SAN FRANCISCOIn vitro studies suggest that a new anticancer agent,
SCH66336, can slow cell proliferation in drug-resistant forms of Philadelphia
(Ph)-positive leukemia, according to a presentation by Japanese researchers at
the 93rd Annual Meeting of the American Association for Cancer Research
(abstract 4235). When used in combination with antileukemic agents, SCH66336
induced apoptosis in leukemia cells resistant to imatinib mesylate (Gleevec).
"SCH66336 is a promising candidate for treating patients with Gleevec-resistant
Ph-positive leukemias," said Tetsuzo Tauchi, MD, PhD, associate professor
of internal medicine, Tokyo Medical University. "Gleevec has shown promise
in human clinical trials of Ph-positive leukemia, but the emergence of drug
resistance in patients with acute forms of Ph-positive leukemia highlights the
need for combination chemotherapy to eradicate the disease."
In the cell line study, SCH66336 and/or imatinib was added to
BCR-ABL-positive acute myelogenous leukemia (AML) cells in culture. BCR-ABL is
a chimeric oncoprotein generated by the Philadelphia chromosome in Ph-positive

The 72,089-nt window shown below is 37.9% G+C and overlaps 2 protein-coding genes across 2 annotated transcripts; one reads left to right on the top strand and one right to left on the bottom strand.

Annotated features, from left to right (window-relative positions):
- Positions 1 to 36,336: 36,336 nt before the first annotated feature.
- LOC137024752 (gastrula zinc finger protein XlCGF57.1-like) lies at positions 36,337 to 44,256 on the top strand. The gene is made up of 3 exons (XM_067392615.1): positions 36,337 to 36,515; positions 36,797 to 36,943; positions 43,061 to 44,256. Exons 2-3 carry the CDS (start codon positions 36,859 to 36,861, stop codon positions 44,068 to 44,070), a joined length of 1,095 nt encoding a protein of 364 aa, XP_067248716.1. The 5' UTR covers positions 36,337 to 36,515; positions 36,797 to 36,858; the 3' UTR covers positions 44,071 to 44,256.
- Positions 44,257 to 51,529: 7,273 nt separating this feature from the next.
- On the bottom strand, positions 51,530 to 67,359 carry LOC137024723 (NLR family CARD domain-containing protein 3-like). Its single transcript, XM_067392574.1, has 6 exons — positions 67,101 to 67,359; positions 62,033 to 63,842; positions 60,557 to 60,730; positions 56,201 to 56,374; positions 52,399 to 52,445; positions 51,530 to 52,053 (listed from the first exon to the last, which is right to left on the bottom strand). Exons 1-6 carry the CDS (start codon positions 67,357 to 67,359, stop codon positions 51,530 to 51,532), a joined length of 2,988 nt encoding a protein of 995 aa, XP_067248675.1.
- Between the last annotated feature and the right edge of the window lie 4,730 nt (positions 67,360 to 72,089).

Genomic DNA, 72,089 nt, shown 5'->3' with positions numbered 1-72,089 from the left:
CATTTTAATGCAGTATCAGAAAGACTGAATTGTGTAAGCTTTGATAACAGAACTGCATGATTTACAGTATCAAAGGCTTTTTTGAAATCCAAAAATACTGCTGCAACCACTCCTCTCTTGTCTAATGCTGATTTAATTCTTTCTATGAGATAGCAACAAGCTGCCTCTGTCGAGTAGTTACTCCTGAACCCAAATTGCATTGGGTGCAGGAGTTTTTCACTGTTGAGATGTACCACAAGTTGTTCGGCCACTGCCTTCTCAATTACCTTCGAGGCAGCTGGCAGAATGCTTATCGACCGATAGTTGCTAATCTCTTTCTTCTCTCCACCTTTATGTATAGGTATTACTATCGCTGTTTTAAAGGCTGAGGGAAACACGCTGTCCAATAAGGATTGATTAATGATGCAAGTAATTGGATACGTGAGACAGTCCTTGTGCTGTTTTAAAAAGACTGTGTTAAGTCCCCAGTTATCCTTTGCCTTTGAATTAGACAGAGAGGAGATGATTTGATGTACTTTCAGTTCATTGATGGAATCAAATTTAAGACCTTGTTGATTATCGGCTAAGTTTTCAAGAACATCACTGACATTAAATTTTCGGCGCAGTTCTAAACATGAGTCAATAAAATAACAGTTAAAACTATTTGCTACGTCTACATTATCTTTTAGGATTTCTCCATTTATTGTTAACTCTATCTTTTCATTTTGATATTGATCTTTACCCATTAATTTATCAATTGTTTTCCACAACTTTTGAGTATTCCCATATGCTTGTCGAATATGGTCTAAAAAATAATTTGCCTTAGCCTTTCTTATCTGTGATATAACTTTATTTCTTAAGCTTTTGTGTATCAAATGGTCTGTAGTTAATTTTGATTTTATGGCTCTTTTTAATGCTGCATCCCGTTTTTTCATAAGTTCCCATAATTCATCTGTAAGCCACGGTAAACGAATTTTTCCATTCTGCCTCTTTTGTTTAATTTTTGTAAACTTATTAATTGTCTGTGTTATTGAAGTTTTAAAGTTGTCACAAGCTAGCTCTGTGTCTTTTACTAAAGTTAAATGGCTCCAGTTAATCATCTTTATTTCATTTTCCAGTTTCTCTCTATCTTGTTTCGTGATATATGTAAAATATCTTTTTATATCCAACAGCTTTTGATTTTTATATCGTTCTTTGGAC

leukemia. Imatinib inhibits the tyrosine kinase activity of BCR-ABL in leukemia
The scientists counted cell numbers every 24 hours for 5 days. When the
cells were treated with SCH66336, cell growth was inhibited more than when they
were treated with imatinib alone. In contrast to cells treated with imatinib,
those treated with SCH66336 showed significant antiproliferative effects.
Despite the inhibition of cell proliferation, SCH66336-treated cells
remained viable after 1 week in culture. Yet treatment with imatinib and
SCH66336 together significantly increased apoptosis, compared with imatinib or
The scientists also investigated whether SCH66336 could increase the effects
of some antileukemic agents, including imatinib, in chronic myelogenous
leukemia (CML) blast crisis cell lines. When SCH66336 was used with imatinib or
cytosine arabinoside (ara-C), the antiproliferative activity of the drug
combination increased. However, when the new compound was combined with
daunorubicin (Cerubidine) or etoposide (VePesid), there was no increased
The researchers then tested how leukemic bone marrow cells would react to
the combination of SCH66336 and imatinib mesylate. The results showed that the
combination produced a substantial decrease in colony formation, compared with
that seen with each agent alone.